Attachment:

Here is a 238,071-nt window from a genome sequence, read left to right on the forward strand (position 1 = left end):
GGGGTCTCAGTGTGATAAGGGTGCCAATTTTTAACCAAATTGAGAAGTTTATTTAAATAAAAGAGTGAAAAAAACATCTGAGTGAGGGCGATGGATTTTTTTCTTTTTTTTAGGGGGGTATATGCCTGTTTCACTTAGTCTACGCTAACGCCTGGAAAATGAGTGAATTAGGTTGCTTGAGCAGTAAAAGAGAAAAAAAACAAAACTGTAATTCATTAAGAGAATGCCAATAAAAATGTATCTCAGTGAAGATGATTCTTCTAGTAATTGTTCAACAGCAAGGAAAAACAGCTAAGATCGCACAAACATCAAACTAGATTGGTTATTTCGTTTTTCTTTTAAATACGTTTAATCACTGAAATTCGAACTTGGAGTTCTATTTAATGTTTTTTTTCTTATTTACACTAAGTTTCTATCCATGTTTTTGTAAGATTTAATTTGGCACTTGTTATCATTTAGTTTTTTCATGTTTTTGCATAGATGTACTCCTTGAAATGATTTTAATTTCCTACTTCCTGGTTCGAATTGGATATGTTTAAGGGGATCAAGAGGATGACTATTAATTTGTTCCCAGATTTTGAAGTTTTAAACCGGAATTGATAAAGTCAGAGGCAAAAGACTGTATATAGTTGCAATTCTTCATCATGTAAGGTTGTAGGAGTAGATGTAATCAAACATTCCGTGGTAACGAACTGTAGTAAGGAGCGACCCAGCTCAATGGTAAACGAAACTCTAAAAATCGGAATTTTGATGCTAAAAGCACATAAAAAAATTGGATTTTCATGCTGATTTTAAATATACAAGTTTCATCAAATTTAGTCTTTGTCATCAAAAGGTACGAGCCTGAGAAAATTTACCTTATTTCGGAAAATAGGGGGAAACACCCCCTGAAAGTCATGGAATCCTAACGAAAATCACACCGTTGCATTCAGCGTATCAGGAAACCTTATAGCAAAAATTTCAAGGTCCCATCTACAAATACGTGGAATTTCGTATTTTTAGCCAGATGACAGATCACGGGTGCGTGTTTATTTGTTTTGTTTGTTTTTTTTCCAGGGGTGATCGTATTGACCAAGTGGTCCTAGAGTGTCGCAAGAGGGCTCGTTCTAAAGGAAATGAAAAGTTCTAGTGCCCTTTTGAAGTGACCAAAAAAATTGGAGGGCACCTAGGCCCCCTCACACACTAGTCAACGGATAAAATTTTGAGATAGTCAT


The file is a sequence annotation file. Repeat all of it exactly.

Here is a 238,071-nt window from a genome sequence, read left to right on the forward strand (position 1 = left end):
GGGGTCTCAGTGTGATAAGGGTGCCAATTTTTAACCAAATTGAGAAGTTTATTTAAATAAAAGAGTGAAAAAAACATCTGAGTGAGGGCGATGGATTTTTTTCTTTTTTTTAGGGGGGTATATGCCTGTTTCACTTAGTCTACGCTAACGCCTGGAAAATGAGTGAATTAGGTTGCTTGAGCAGTAAAAGAGAAAAAAAACAAAACTGTAATTCATTAAGAGAATGCCAATAAAAATGTATCTCAGTGAAGATGATTCTTCTAGTAATTGTTCAACAGCAAGGAAAAACAGCTAAGATCGCACAAACATCAAACTAGATTGGTTATTTCGTTTTTCTTTTAAATACGTTTAATCACTGAAATTCGAACTTGGAGTTCTATTTAATGTTTTTTTTCTTATTTACACTAAGTTTCTATCCATGTTTTTGTAAGATTTAATTTGGCACTTGTTATCATTTAGTTTTTTCATGTTTTTGCATAGATGTACTCCTTGAAATGATTTTAATTTCCTACTTCCTGGTTCGAATTGGATATGTTTAAGGGGATCAAGAGGATGACTATTAATTTGTTCCCAGATTTTGAAGTTTTAAACCGGAATTGATAAAGTCAGAGGCAAAAGACTGTATATAGTTGCAATTCTTCATCATGTAAGGTTGTAGGAGTAGATGTAATCAAACATTCCGTGGTAACGAACTGTAGTAAGGAGCGACCCAGCTCAATGGTAAACGAAACTCTAAAAATCGGAATTTTGATGCTAAAAGCACATAAAAAAATTGGATTTTCATGCTGATTTTAAATATACAAGTTTCATCAAATTTAGTCTTTGTCATCAAAAGGTACGAGCCTGAGAAAATTTACCTTATTTCGGAAAATAGGGGGAAACACCCCCTGAAAGTCATGGAATCCTAACGAAAATCACACCGTTGCATTCAGCGTATCAGGAAACCTTATAGCAAAAATTTCAAGGTCCCATCTACAAATACGTGGAATTTCGTATTTTTAGCCAGATGACAGATCACGGGTGCGTGTTTATTTGTTTTGTTTGTTTTTTTTCCAGGGGTGATCGTATTGACCAAGTGGTCCTAGAGTGTCGCAAGAGGGCTCGTTCTAAAGGAAATGAAAAGTTCTAGTGCCCTTTTGAAGTGACCAAAAAAATTGGAGGGCACCTAGGCCCCCTCACACACTAGTCAACGGATAAAATTTTGAGATAGTCAT